The invention has been described in detail with particular reference to certain preferred embodiments thereof, but it will be understood that variations and modifications can be effected within the scope of the invention.

PARTS LIST

  • 10 optical fiber displacement apparatus
  • 100 light source
  • 110 fiber
  • 120 lens
  • 130 media (object)
  • 140 fiber
  • 150 light sensor
  • 202 optical fiber sensor
  • 205 signal generator
  • 210 acquisition circuitry
  • 215 control signal
  • 220 control signal
  • 230 light source
  • 235 optical fiber
  • 240 light source
  • 245 optical fiber
  • 250 lens
  • 254 light emission axis
  • 255 vertical axis
  • 256 media (object)
  • 260 optical fiber
  • 270 light sensor
  • 301 linear range
  • 302 point a (minimal point of the linear range)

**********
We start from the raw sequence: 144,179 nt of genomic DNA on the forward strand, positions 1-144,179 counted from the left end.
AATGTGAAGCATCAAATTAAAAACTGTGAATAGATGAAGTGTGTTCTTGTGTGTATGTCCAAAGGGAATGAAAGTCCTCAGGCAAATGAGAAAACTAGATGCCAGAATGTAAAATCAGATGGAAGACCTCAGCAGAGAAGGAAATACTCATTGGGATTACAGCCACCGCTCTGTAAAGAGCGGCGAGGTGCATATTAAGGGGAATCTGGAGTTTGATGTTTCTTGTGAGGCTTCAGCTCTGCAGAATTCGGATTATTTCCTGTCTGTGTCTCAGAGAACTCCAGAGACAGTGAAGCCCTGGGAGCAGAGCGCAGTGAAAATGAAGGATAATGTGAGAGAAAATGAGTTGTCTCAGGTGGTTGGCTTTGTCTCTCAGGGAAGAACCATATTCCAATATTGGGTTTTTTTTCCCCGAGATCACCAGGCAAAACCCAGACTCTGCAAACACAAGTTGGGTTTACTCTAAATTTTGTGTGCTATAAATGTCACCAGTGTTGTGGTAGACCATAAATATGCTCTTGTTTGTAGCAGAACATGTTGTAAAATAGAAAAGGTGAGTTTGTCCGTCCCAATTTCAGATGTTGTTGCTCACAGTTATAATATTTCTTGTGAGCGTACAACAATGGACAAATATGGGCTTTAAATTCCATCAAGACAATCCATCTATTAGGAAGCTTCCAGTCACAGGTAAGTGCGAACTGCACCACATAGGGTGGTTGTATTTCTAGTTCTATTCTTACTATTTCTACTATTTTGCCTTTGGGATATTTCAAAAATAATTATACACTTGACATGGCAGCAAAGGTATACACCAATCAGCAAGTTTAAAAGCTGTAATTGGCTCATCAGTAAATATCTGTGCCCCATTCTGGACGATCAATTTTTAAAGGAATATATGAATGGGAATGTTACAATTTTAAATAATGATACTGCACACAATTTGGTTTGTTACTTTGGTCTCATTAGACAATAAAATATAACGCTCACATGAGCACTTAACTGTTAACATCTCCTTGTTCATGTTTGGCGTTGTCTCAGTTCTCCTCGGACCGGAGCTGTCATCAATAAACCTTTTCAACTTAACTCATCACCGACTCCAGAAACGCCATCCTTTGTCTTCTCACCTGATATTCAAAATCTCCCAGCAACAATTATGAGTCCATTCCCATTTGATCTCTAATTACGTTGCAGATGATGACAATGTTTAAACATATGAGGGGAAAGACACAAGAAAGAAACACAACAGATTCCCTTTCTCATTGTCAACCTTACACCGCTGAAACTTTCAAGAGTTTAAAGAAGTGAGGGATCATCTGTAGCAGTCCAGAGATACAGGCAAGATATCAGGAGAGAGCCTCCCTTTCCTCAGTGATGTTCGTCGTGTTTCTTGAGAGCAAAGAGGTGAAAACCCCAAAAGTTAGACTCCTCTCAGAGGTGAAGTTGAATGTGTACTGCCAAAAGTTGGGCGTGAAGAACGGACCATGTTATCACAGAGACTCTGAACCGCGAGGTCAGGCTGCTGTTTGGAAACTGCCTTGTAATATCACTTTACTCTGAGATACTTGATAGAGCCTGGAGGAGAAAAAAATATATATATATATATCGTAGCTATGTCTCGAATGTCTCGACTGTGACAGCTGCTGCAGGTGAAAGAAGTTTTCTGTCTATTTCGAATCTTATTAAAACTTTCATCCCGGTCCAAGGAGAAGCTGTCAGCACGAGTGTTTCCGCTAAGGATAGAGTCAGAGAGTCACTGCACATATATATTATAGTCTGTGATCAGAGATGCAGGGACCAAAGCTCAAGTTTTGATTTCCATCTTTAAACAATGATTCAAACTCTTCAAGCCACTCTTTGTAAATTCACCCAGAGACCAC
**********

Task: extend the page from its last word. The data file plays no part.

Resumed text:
• 303 point b (within the linear range)
  • 304 point c (maximum point of the linear range)
  • 435 modulated function for second light source
  • 445 modulated function for first light source
  • 510 light response for mid distance point
  • 520 light response for maximal distance point
  • 530 light response for minimal distance point
  • 810 optical fiber pair
  • 820 optical fiber pair
  • 830 optical fiber pair
  • 840 single optical fiber
Patent Citations
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Referenced by
Citing PatentFiling datePublication dateApplicantTitle
US8111275May 15, 2009Feb 7, 2012Eastman Kodak CompanySystem for optically adjusting an imaging head
WO2010132088A1 *May 3, 2010Nov 18, 2010Eastman Kodak CompanyA system for optically adjusting an imaging head
WO2013086635A1 *Dec 14, 2012Jun 20, 2013Atkinson Darren GlenLocating and relocating device
WO2014044508A1 *Aug 28, 2013Mar 27, 2014Evonik Litarion GmbhMethod for orienting a laser sensor in relation to a measurement object
Classifications
U.S. Classification356/614, 250/227.21, 356/139.04, 250/559.18
International ClassificationG01B11/24, G01N21/86
Cooperative ClassificationG01B11/26, G01B11/002, G01S17/08, G01B11/026, G01S17/875
European ClassificationG01B11/02D, G01B11/26, G01B11/00D, G01S17/08, G01S17/87C